Consumer marketing has now merged with politics, allowing politicians to target specific groups with the messages they know those groups want to hear. Politicians also emulate credit card companies in their use of Big Data, creating huge databases of voters and placing them into groups based on demographics and values. These tools allow candidates “to sell multiple versions of themselves—and it’s anyone’s guess which version will show up for work after inauguration.” Political campaigns employ data analysts who use patterns identified by retailers to develop voter profiles. Similar methods are employed by lobbyists and special interest groups.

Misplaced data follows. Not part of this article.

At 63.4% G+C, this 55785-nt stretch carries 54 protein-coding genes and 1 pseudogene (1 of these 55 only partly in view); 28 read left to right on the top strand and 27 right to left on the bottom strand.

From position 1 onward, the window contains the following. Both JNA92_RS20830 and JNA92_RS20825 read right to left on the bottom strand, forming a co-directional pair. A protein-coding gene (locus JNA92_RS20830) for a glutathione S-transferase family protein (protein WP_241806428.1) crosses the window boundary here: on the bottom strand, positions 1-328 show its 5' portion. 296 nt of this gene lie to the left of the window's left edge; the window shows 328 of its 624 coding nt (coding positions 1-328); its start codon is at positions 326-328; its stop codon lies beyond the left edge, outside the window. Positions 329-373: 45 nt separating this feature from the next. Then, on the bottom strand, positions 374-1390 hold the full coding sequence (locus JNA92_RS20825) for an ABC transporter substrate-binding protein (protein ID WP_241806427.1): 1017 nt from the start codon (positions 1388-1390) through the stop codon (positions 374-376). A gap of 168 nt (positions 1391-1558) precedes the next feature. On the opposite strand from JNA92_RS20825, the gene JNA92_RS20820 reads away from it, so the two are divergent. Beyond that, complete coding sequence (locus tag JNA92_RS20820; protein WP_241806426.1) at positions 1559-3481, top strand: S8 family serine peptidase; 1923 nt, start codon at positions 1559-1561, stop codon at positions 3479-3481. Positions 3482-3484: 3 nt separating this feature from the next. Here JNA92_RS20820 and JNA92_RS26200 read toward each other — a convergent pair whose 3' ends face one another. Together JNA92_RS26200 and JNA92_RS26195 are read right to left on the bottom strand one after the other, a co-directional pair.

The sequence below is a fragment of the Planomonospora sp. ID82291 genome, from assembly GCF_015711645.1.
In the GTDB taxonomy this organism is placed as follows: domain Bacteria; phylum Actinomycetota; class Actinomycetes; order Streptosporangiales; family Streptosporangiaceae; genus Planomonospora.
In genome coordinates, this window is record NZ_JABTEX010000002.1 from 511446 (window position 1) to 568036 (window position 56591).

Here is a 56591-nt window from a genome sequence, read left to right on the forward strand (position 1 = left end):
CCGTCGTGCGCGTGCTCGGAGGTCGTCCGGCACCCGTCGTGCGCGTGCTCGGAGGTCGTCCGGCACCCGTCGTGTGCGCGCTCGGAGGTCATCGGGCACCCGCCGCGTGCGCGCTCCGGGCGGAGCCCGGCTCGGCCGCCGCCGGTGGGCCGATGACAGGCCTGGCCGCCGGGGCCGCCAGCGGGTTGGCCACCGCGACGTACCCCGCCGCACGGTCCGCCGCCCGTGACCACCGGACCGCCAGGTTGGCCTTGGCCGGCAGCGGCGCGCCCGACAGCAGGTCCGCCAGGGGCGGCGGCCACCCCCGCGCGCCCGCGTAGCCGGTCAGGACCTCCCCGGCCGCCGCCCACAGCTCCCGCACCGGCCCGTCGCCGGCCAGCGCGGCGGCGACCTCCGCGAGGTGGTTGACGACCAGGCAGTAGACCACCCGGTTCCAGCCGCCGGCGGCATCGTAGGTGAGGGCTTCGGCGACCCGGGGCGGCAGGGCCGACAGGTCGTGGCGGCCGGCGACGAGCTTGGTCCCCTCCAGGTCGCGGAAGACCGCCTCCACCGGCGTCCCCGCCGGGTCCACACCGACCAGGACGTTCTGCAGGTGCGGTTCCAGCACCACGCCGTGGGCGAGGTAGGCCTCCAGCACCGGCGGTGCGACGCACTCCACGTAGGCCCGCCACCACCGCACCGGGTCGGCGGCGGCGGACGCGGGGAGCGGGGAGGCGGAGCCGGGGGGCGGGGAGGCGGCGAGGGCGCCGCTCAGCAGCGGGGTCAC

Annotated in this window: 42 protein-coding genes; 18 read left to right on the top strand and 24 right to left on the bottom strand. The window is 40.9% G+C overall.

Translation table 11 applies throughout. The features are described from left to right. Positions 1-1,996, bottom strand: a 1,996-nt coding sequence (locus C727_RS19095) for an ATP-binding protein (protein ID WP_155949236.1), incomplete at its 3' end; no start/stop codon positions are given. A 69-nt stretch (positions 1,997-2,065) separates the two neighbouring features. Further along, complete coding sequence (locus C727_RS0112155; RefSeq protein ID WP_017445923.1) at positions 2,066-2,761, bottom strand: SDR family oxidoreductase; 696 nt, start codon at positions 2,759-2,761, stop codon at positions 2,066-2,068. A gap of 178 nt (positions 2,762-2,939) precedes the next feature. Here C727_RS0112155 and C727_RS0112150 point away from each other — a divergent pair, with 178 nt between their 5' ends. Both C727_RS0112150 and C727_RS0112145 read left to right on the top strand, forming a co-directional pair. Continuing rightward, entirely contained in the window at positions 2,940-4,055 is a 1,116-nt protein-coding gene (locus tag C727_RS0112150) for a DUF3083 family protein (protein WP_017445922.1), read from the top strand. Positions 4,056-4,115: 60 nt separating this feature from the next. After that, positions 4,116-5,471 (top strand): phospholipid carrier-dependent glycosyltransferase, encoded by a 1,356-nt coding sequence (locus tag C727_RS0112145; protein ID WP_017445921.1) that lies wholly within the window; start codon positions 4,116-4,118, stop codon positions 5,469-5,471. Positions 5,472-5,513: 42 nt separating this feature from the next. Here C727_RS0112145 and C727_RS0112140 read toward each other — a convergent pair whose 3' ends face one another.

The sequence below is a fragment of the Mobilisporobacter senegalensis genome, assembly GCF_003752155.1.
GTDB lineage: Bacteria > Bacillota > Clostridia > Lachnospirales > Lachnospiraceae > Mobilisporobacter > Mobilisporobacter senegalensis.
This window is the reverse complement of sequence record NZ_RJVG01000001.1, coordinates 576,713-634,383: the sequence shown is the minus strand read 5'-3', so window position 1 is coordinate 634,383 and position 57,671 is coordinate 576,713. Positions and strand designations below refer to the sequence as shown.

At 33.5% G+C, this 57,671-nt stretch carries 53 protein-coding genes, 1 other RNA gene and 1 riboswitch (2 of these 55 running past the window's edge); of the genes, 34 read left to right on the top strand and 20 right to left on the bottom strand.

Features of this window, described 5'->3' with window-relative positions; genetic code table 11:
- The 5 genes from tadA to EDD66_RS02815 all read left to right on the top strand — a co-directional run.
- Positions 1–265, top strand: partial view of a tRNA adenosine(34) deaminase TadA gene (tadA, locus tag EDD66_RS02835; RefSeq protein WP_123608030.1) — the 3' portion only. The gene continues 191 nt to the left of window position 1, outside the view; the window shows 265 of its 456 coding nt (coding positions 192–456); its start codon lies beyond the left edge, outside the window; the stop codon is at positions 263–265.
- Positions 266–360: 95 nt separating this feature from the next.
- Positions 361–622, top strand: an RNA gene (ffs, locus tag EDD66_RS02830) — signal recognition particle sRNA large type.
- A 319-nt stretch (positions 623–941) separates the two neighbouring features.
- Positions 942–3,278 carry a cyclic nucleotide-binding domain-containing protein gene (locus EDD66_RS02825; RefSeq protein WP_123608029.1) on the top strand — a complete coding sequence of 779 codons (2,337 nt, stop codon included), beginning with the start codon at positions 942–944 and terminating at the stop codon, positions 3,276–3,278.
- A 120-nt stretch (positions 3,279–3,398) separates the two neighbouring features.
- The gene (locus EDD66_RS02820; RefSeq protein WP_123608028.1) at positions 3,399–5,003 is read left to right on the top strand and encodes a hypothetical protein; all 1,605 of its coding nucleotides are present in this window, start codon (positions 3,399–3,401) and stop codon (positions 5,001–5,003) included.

At its most sinister, the strategy of targeting carefully identified groups of voters is used to spread lies among those predisposed to believe them. This, O’Neil asserts, is why in 2015, 20% of Republicans believed that President Obama was born outside the United States, while 43% thought he was a Muslim. These highly targeted political messages are making it more and more difficult to know what others are hearing and reading, increasing the polarization of society. As with most WMDs, however, targeted messaging could theoretically be used for constructive purposes if the objective were changed, supplying voters with information that is particularly relevant or helpful to them.